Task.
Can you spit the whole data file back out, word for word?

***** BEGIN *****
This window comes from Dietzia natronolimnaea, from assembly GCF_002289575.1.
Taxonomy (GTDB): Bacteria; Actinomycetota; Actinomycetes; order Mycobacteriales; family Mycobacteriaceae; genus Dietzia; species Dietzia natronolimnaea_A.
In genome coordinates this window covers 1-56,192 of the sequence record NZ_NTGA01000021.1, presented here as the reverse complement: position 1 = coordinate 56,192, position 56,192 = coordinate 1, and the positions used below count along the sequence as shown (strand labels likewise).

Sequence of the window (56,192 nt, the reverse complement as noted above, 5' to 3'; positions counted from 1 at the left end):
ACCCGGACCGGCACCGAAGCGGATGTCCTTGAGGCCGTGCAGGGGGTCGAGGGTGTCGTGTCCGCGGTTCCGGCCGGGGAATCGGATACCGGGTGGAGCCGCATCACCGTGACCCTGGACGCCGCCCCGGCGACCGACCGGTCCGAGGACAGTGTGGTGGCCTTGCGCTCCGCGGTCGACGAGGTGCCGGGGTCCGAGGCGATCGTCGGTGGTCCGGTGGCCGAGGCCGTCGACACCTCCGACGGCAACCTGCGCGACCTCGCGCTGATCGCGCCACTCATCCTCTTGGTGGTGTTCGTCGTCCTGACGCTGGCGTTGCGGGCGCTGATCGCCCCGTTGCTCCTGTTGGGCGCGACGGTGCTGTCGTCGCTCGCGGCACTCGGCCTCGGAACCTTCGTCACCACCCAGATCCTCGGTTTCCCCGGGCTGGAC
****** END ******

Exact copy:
This window comes from Dietzia natronolimnaea, from assembly GCF_002289575.1.
Taxonomy (GTDB): Bacteria; Actinomycetota; Actinomycetes; order Mycobacteriales; family Mycobacteriaceae; genus Dietzia; species Dietzia natronolimnaea_A.
In genome coordinates this window covers 1-56,192 of the sequence record NZ_NTGA01000021.1, presented here as the reverse complement: position 1 = coordinate 56,192, position 56,192 = coordinate 1, and the positions used below count along the sequence as shown (strand labels likewise).

Sequence of the window (56,192 nt, the reverse complement as noted above, 5' to 3'; positions counted from 1 at the left end):
ACCCGGACCGGCACCGAAGCGGATGTCCTTGAGGCCGTGCAGGGGGTCGAGGGTGTCGTGTCCGCGGTTCCGGCCGGGGAATCGGATACCGGGTGGAGCCGCATCACCGTGACCCTGGACGCCGCCCCGGCGACCGACCGGTCCGAGGACAGTGTGGTGGCCTTGCGCTCCGCGGTCGACGAGGTGCCGGGGTCCGAGGCGATCGTCGGTGGTCCGGTGGCCGAGGCCGTCGACACCTCCGACGGCAACCTGCGCGACCTCGCGCTGATCGCGCCACTCATCCTCTTGGTGGTGTTCGTCGTCCTGACGCTGGCGTTGCGGGCGCTGATCGCCCCGTTGCTCCTGTTGGGCGCGACGGTGCTGTCGTCGCTCGCGGCACTCGGCCTCGGAACCTTCGTCACCACCCAGATCCTCGGTTTCCCCGGGCTGGAC